I’m not a winter person, so wherever I move, I always plant a patch of the early little species crocus “Cream Beauty” in my garden. When I see the first glowing blooms, I’ve officially survived another winter.
“Cream Beauty” is also a kind of floral nag, reminding me that there’s no time to hang around luxuriating in the sunlight; I need to be prepping and planting furiously. It’s one of the ironies of garden writing that, just when you actually have something to say, you have no time in which to say it. So here are a few spring tidbits in no particular order:
Last fall I coated all my “greens” beds thickly with horse manure, and dug it in as soon as the ground thawed in early February. Fresh manure needs to go on in the fall, but you can apply well-aged manure or finished compost now. Now the beds are ready to plant, and I put in three kinds of lettuce, several types of mustard, two kinds of spinach, snap and shelling peas, and a wide assortment of chicories, both leaf and heading. It’s important to get them in early so that they don’t fry in overly hot summer sunlight. Chard, parsley, and potatoes will be planted within the next week or two. Leeks and scallions were started in seed trays last month, and the multiplier onions, garlic, and shallots planted last fall are sprouting. I planted grey shallots once and didn’t find the bulbs useful- too small and too much work to peel- but they provide generous cuttings of sharp shallot greens every spring to season salads and soups. They are like chives but with a distinctly stronger flavor.
Every year I try a few things that are completely new to me, and one of my newbies this year is bladder campion, which, according to the catalog, provides young greens that taste something like green peas. It’s a common weed in wetter parts of the country, but here it needs some shelter and encouragement. Bear in mind that many plants which need full sun elsewhere prefer some shade from our high-desert sun. If you fail the first time, as I did with bladder campion last year, try giving a little afternoon shade.
Don’t forget to plant more peas than you need so that you can cut the sweet young greens for spring stir-fries.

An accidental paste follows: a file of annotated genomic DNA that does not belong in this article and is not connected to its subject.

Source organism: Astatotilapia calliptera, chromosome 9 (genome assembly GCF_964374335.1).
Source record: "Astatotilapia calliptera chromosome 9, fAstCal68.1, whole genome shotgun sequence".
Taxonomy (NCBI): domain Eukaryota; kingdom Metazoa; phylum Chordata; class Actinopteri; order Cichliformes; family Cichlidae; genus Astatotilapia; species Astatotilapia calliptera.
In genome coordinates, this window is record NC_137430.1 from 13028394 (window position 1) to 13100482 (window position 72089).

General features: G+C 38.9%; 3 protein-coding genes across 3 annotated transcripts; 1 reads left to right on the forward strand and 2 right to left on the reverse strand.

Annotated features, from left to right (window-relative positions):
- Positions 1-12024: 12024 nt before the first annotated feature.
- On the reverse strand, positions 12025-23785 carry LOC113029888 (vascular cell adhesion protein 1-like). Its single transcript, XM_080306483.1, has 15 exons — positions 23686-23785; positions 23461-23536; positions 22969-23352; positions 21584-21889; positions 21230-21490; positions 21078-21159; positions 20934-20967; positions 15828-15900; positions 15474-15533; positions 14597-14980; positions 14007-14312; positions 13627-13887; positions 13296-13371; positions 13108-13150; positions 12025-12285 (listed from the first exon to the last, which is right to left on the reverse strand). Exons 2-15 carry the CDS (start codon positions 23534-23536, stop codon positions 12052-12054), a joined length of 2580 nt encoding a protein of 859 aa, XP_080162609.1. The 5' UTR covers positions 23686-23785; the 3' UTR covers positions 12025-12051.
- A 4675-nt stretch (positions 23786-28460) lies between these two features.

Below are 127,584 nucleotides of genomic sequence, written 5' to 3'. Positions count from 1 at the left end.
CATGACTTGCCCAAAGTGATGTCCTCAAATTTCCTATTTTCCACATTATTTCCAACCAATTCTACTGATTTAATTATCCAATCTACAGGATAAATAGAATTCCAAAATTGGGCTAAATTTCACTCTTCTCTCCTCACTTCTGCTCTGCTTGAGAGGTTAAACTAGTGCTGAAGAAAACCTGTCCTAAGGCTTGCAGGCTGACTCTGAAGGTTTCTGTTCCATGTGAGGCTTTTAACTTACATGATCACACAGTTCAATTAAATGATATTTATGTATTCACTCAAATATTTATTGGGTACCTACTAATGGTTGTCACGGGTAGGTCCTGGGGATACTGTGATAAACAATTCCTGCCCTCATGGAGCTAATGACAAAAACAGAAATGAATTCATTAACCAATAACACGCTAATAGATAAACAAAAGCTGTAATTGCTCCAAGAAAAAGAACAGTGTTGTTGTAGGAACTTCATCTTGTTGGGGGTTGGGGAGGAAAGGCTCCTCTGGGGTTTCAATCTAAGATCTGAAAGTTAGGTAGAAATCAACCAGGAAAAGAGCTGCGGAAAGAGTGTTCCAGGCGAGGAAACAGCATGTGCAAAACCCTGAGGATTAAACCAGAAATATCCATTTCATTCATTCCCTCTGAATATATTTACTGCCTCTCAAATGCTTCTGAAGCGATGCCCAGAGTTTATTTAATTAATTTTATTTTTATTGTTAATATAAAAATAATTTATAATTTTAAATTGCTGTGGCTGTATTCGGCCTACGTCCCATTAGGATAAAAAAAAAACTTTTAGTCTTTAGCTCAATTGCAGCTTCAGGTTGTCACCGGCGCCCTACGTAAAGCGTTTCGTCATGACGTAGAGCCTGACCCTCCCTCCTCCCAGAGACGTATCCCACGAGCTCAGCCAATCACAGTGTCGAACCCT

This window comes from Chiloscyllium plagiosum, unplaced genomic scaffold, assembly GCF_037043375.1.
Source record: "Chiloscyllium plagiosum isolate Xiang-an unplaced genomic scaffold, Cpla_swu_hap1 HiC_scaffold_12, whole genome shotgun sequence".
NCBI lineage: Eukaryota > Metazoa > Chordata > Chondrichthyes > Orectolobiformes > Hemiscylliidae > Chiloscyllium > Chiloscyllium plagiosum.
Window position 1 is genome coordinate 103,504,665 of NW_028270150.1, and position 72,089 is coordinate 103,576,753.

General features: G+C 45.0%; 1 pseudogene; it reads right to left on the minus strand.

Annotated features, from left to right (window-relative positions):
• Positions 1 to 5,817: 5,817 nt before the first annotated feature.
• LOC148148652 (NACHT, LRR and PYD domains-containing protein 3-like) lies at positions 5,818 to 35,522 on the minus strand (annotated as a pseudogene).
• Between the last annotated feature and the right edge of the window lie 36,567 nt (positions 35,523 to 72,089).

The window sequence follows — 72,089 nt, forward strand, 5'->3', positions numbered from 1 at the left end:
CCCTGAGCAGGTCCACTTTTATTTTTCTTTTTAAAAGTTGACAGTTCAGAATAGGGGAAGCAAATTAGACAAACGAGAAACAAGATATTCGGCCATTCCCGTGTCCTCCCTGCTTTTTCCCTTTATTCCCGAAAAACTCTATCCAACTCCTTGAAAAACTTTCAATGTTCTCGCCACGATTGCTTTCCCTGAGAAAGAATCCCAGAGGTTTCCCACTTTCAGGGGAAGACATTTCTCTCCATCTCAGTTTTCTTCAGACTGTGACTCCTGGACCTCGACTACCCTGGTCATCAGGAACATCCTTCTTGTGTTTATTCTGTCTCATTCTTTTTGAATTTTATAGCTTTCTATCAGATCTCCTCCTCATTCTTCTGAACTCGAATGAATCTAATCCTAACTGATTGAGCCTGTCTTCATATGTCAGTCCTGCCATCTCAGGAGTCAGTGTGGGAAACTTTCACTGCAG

If you’re going to try chickens this year, build the coop and make a brooder set-up now, BEFORE you buy the adorable baby chicks. I’m going to try a few meat chickens this year, so I’m building a large open-bottom cage to keep them in. It’s my first effort at carpentry, and I don’t think that there is a perfect 90 degree angle anywhere in it, but the chickens are unlikely to care. Make your chicken construction sturdy and raccoon-proof, not beautiful.
Gardening is a natural process, with all the entropy of any other natural process. Success does not pile upon success in an automatic fashion. Our freakishly cold snap is likely to result in some garden disappointments. My artichokes all seem to be dead, a sad event because they are offshoots of the first plants I grew from seed, many years ago. But that’s a reminder that nature is under no obligation to respect our sentiments. If you are very fond of getting your own way, gardening might not be for you. Nature offers some consolations too, like the glut of big brown eggs with deep orange yolks flowing out of the henhouse. There are a million ways to enjoy them, but while I’m waiting for the spring bulbs to bloom I enjoy eating what I think of as Daffodil Salad. The name comes from the colors, which remind me of the exquisite Poet’s Narcissus. Please know your edible flowers if you use them, and remember that daffodils are NOT edible.
To make a main dish, put three eggs per person in cold water, bring to a boil, simmer 10 minutes, and cool quickly in cold water. If you have your own hens, the eggs need to be at least a week old to peel cleanly. With store eggs this is seldom a problem. The ten-minute simmer gives yolks as shown, just barely solid in the center and a rich orange. Peel the eggs and cut them in half. Put the amount of salad greens you prefer in a big bowl; I use about three good-sized single handfuls per person. Toss with the dressing below or your own favorite vinaigrette. Pile on plates, top with the egg halves, and drizzle a little more dressing over the eggs. Scatter on some thin shavings of your best Parmesan and enjoy.
1 small shallot or the white part of one scallion or the white part of one stalk of green garlic
juice of one lemon
1/2 cup best olive oil
2 tablespoons roasted hazelnut oil
half a teaspoon of salt, or to taste.
fresh pepper, about 15 turns of the mill
a small handful of chopped chives or about 2 tablespoons very thinly sliced shallot greens
Chop the shallot bulb, scallion, or green garlic bulb very finely and marinate in the lemon juice for fifteen minutes, with the salt added. Don’t skip the marinating step. After fifteen minutes stir in the other ingredients, shake in a jar, taste for seasoning, and use. Any not used immediately will last a day or two in the refrigerator.